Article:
Nicholson also offers a useful corrective to the cliché that the pre-Famine Irish were bone lazy, a persistent theme in travel accounts from Edward Wakefield (1812) through Tocqueville (1835) to Thackeray (1843) ‑ and reminiscent of some stereotypes of less developed economies today. At the Killarney races Thackeray, no slouch but a bit less judgmental than the others, described “men, who are accustomed to lie about … doing so now with all their might … The sight of so much laziness did one good to look on.” But the Irish poor were not work-shy, according to Nicholson. Their problem was the lack of work; when work was available they were not found wanting, and she more than once recorded her pain at seeing women and children engaged in heavy physical labour.
Her second visit began in early December 1846 and lasted until the autumn of 1848. She started off in Dublin, doling out poor relief. With contacts in New York and Quaker friends in Dublin providing her with food to distribute, she developed her own system of making the most of the resources at her command. This involved a combination of walking the streets of the inner city distributing slices of bread from a large basket, and supplying cooked food daily to certain families in the Liberties. In July 1847 she travelled to Belfast and then to Donegal. From west Donegal she made her way to Mayo, where she spent much of the following twelve months. She went there not merely to observe but to help.
By the time she arrived in Mayo the public works and the soup kitchens had been abandoned and relief focused on the workhouse. Nicholson observed the operation of the poor law in 1847-48 at first hand and contrasted its harshness and corruption with the empathy and compassion of those engaged in voluntary relief.
Mayo’s landlords were in no position to offer adequate relief. Nicholson appreciated the efforts of those few who provided employment but lamented that “the few resident landlords are nothing and worse than nothing, … paupers in the full sense of the word”. Yet her fury directed at those responsible for the clearances she observed at first hand was biblical: on the day of reckoning “the blaze of these ruins [shall] scorch and scathe you; yea, burn you up, if you do not now make haste to repent”.
The Great Famine in the West affected Nicholson deeply. In Newport, where she first encountered “misery without a mask”, her immediate reaction was to want to escape, but she stayed on in Mayo, doing what little she could to help, for several months. In an emotional letter published in Howitt’s Journal, a short-lived London weekly run by a Quaker friend, she referred to how famine had transformed the poor:
Hunger and idleness have left them a prey to every immorality; and if they soon do not practice every vice attendant upon such a state of things, it will be because they have not the power … Human nature is coming forth in every deformity that she can put, while in the flesh; and should I stay in Ireland six month longer, I shall not be astonished at seeing any deeds of wickedness performed, even by those who one year ago might apparently have been as free from guilt as any among us.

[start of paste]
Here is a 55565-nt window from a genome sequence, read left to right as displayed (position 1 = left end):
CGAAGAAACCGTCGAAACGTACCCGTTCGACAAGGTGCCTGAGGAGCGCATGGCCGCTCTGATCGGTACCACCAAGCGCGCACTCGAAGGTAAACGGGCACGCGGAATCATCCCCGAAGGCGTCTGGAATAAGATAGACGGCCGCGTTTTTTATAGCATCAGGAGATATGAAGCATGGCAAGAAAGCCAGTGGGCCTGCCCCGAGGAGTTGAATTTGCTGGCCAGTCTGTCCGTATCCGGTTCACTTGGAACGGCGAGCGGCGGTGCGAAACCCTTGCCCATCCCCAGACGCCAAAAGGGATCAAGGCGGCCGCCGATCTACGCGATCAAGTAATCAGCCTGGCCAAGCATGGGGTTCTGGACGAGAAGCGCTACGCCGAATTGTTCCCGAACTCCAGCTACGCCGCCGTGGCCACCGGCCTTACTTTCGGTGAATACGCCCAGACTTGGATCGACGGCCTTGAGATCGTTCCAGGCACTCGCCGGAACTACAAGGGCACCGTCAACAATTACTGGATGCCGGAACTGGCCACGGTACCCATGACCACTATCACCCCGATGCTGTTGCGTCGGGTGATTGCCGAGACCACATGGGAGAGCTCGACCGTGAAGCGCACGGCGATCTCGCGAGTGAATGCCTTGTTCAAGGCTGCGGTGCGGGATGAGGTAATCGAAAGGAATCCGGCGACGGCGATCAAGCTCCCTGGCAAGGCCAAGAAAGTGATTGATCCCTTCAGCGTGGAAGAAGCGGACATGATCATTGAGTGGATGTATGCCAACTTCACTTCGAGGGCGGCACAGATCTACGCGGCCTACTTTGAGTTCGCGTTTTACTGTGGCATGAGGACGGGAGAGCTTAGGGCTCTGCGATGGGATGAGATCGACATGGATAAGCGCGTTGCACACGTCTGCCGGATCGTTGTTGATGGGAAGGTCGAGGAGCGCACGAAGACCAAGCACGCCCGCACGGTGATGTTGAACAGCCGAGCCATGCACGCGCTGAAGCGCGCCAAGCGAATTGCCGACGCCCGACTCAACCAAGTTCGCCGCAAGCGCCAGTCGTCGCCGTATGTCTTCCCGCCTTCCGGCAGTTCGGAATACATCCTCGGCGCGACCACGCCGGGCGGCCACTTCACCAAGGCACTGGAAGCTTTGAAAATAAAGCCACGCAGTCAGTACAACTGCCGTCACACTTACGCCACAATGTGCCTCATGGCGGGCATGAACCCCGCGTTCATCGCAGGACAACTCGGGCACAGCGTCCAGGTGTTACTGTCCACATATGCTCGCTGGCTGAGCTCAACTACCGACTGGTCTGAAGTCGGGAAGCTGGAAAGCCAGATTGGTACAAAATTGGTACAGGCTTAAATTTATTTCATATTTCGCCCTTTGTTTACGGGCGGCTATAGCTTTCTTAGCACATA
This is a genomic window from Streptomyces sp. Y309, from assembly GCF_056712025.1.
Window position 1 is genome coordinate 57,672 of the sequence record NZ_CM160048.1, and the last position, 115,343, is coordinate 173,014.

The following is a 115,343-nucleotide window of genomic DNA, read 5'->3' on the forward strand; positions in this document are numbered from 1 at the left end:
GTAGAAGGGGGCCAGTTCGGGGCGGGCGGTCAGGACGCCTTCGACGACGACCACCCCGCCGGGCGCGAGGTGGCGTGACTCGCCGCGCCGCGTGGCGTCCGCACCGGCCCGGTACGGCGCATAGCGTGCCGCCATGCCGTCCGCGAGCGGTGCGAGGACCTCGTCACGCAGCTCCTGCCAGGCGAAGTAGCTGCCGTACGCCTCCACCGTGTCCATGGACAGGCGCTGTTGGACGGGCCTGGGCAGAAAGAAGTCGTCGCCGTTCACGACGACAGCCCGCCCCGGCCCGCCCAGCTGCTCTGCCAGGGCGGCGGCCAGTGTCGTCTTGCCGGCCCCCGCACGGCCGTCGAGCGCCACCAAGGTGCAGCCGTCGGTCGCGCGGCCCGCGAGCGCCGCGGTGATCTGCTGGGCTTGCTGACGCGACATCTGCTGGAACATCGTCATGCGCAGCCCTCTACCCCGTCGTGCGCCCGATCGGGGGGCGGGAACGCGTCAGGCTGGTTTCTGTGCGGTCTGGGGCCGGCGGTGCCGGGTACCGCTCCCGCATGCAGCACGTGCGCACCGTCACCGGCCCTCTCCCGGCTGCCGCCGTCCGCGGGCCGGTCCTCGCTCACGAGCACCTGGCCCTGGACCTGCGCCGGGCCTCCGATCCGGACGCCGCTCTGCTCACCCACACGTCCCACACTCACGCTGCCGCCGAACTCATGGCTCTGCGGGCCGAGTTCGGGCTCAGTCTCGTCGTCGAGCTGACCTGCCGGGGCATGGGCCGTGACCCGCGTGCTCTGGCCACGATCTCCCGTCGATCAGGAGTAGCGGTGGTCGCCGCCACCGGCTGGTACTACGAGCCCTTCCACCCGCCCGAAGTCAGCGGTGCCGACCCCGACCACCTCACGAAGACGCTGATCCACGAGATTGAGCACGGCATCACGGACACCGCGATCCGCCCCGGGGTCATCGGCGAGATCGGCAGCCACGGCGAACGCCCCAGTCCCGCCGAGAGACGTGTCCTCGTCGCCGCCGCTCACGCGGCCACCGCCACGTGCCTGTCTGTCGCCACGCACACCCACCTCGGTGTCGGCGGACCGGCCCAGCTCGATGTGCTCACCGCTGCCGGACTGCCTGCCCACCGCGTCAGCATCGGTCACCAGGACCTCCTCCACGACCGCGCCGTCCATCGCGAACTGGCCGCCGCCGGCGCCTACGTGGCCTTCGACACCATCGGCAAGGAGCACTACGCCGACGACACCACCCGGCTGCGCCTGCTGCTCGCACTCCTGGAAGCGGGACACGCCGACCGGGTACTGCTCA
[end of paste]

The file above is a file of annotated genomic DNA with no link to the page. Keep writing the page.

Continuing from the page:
As this passage implies, one of the most disturbing aspects of the famine is what it made ordinary people do to one another. Yet Nicholson’s faith in human nature somehow survived her stay in Mayo. Her Annals of the Famine remains more a paean to the decency of people she met than a chronicle of antisocial behaviour; if famine brings out the worst in people, it also brings out the best. As Murphy points out elsewhere, the leitmotif of Annals of the Famine is “the generosity of the poor to one another”.
In late 1848 Nicholson left Ireland for London, where Lights and Shades of Ireland was published in 1850. The first two sections of that work are dated and derivative, but the third, which contains Nicholson’s invaluable first-hand account of the Famine, was published separately as Annals of the Famine in New York in 1851 and, as mentioned earlier, republished in Ireland in 1998. Nicholson returned to New York in 1852. Widowed and unwell, she moved to Jersey City in 1854, presumably to be with friends, and died there of typhoid fever in May 1855. Some of her old abolitionist comrades accompanied her to her burial place in Brooklyn, where plans are afoot to mark her grave with a memorial stone. A multimedia musical inspired by her work, The Hunger, premiered in St Louis in December 2014. One hopes that Nicholson ‑ who loved music ‑ would have approved.
Cormac Ó Gráda is professor emeritus, School of Economics, University College Dublin. His latest book is Eating People is Wrong: Essays on the History and Future of Famine (Princeton, 2015).